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All-Rounder Question(6 posts)

All-Rounder QuestionKurt H
Nov 26, 2001 5:09 PM
Hey folks,
I've recently been looking at a number of frames from various makers generally classified as "all-rounders". Most of them seem to be based on the Bridgestone XO-1. My question: why do so many of these frames (at least in sizes small enough to be ridden by non-giants) get designed around 26" wheels? Is it just a matter of what will fit under the rear bridge with plenty of room for rubber and fenders while still achieving the others goals defined by the geometry? Or does it have something to do with wanting a better selection of off-road tires and the smaller tire=better climbing and acceleration notion?
P.S. If anyone having one of these would like to post their views of the bikes, that would be fantastic.
re: All-Rounder Questiongtx
Nov 26, 2001 5:50 PM
I guess it depends what you mean by an all rounder. Rivendell was/is using that name for their XO-1 type frame, and yes, I think it has to do primarily with tire selection, though the new 29" trend should result in a better selection of fat 700c tires (right now I think it's still mostly the WTB). Keep in mind that for the price of a Rivendell Atlantis, you can get a custom ride built however you like. If you need a small frame, it will be pretty tricky to fit a 700c wheel and have plenty of tire/mud/fender clearence. For most types of riding, including fire roads, I prefer 700c wheels, which roll over small stuff better. I of course like my mtb for mtb racing and for more hairy technical off-road riding.

Check out this "all rounder"--very small frame

here's another "all rounder" type bike but with 700c wheels

here's Sycip's pretty 29er

I think you can fit really fat 700c tires on the Surley Cross-check, and that frame is pretty affordable.

Lots of options. If you can afford $1000 plus for a frame/fork I'd say custom from a good builder is probably your best bet. Just a matter of what you want to spend and what exactly you plan to do with the bike.
Miss M has a Rivendell-I just got through overhauling it.MB1
Nov 26, 2001 6:02 PM
There is a really wide selection of tires available to fit the thing. For street she uses Continental Grand Prix 1" folding tires. All sorts of other tires fit with room for fenders. With the normal Shimano 30/42/52 triple setup and a 12-28 cassette she has gears for almost anything.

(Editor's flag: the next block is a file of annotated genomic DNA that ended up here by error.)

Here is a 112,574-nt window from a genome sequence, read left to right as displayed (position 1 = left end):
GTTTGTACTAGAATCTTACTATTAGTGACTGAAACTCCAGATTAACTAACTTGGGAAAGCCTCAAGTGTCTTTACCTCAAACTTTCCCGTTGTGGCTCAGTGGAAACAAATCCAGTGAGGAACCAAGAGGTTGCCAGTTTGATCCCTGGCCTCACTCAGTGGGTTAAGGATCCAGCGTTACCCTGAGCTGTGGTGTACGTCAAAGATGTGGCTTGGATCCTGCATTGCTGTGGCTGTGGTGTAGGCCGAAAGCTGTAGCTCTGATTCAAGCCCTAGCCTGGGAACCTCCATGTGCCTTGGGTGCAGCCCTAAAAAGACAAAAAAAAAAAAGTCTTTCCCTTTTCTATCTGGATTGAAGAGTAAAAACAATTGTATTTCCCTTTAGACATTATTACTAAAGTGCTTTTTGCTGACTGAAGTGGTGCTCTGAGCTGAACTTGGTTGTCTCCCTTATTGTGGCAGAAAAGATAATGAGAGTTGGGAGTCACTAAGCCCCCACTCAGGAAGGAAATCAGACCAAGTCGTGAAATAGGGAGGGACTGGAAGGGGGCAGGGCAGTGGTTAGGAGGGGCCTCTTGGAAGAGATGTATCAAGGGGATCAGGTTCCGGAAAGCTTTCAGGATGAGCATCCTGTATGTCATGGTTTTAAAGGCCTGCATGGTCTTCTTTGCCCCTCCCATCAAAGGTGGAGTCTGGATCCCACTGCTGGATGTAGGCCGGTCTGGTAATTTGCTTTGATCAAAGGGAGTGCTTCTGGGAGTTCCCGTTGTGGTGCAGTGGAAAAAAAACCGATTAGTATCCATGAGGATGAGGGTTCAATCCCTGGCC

I think the main deal with "All Rounder" bikes is that the manufacturers want to set these bikes apart from the normal run of the mill touring bikes. I got Miss M the Rivendell because she is fairly short and a 48 or 49 CM frame with 700C wheels has to be modified a lot from normal 700C designs. Her Rivendell with 26" wheels fits her a lotbetter than her Merlin.

For the same type of riding I use a Bianchi Cyclo-Crosser with 2 sets of wheels and gears-one set for road and one for dirt/heavy duty use. I ride a 58CM and don't need a custom frame. I keep thinking about a Rivendell for me though-sooner of later I'll find a reason to get one. Problem is I like that Bianchi a lot......

BTW everyone should have at least 1 bike set up with fenders, it makes a real difference on rainy/crummy weather days.
What's Miss M stuff? Is she your dominatrix? (nm)Terry Salazar
Nov 27, 2001 10:04 AM
Wife, riding buddy, best friend...the usual. Rides a bit moreMB1
Nov 27, 2001 10:10 AM
than I do (I ride a lot). She has been known to dress up in lycra and hurt me and Humma bad.
"all-rounder" (Atlantis) owner's reportRetro
Nov 27, 2001 9:30 AM
I've had an Atlantis (64cm, so 700c wheels) for about 10 months, and while I agree with the poster who said you could go custom for the same money, I can't imagine a better bike for everyday riding. I looked at probably half a dozen alternatives, from full custom to Trek and Cannondale, but between LBS guys determined to sell me what they had instead of what I wanted to vague answers about delivery time, I finally went with Rivendell.
It's built up mainly with midrange Shimano stuff, a combination of things I had and things I bought, with an emphasis on comfort rather than flat-out speed. I've been riding more than 30 years, and I've never been so comfortable on a bike. No kidding, I can knock off 50 miles the way i used to do 20. Haven't done a century on it yet (busy summer), but at 75 miles, I'm still just sitting there watching the scenery.
I was worried about it feeling sluggish, but it doesn't at all. My usual tires are Pasela 35s, and they give a great combination of comfort and speed. With 26mm Armadillos (I'm a Clyde; I like big tires), it rides harder but doesn't go faster to speak of. Handling is smooth, sure and lively--it carves the turns without a wobble and handles bumps and potholes with confidence. I like the lugged steel frame (looks cool, and aluminum is just sort of...aluminum). I've also used it offroad (mostly trails, some singletrack), and it does that about as well as my old rigid mountain bike. If all my bikes disappeared tomorrow and I had to pick one to use for the rest of my life, I wouldn't even have to think.
As for the 26-inch vs. 700c wheels...the 26s are usually stronger, and the 700s theoretically roll over obstacles more easily because of the larger circumference. I'm not convinced I could feel the difference, though.